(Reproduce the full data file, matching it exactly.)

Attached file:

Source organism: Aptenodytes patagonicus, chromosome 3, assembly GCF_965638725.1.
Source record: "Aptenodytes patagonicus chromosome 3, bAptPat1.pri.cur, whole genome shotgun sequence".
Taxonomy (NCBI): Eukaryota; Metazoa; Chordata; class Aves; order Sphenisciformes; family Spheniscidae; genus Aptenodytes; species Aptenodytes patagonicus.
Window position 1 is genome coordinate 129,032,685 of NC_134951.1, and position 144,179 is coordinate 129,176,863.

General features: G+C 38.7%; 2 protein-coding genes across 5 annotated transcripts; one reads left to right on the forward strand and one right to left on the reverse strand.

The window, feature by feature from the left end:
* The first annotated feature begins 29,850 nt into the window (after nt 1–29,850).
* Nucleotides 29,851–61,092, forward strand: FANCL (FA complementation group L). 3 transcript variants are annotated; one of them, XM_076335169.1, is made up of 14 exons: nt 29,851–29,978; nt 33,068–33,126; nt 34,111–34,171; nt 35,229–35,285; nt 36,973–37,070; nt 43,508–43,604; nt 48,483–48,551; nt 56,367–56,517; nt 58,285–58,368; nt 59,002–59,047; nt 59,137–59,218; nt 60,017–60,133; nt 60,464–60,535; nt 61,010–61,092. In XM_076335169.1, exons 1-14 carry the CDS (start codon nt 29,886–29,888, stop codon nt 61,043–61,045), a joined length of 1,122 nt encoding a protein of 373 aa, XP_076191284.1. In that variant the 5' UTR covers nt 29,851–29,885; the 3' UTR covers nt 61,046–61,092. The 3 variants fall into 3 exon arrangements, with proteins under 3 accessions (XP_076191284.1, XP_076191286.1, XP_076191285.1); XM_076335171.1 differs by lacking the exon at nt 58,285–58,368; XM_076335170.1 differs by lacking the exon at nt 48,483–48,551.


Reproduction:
Source organism: Aptenodytes patagonicus, chromosome 3, assembly GCF_965638725.1.
Source record: "Aptenodytes patagonicus chromosome 3, bAptPat1.pri.cur, whole genome shotgun sequence".
Taxonomy (NCBI): Eukaryota; Metazoa; Chordata; class Aves; order Sphenisciformes; family Spheniscidae; genus Aptenodytes; species Aptenodytes patagonicus.
Window position 1 is genome coordinate 129,032,685 of NC_134951.1, and position 144,179 is coordinate 129,176,863.

General features: G+C 38.7%; 2 protein-coding genes across 5 annotated transcripts; one reads left to right on the forward strand and one right to left on the reverse strand.

The window, feature by feature from the left end:
* The first annotated feature begins 29,850 nt into the window (after nt 1–29,850).
* Nucleotides 29,851–61,092, forward strand: FANCL (FA complementation group L). 3 transcript variants are annotated; one of them, XM_076335169.1, is made up of 14 exons: nt 29,851–29,978; nt 33,068–33,126; nt 34,111–34,171; nt 35,229–35,285; nt 36,973–37,070; nt 43,508–43,604; nt 48,483–48,551; nt 56,367–56,517; nt 58,285–58,368; nt 59,002–59,047; nt 59,137–59,218; nt 60,017–60,133; nt 60,464–60,535; nt 61,010–61,092. In XM_076335169.1, exons 1-14 carry the CDS (start codon nt 29,886–29,888, stop codon nt 61,043–61,045), a joined length of 1,122 nt encoding a protein of 373 aa, XP_076191284.1. In that variant the 5' UTR covers nt 29,851–29,885; the 3' UTR covers nt 61,046–61,092. The 3 variants fall into 3 exon arrangements, with proteins under 3 accessions (XP_076191284.1, XP_076191286.1, XP_076191285.1); XM_076335171.1 differs by lacking the exon at nt 58,285–58,368; XM_076335170.1 differs by lacking the exon at nt 48,483–48,551.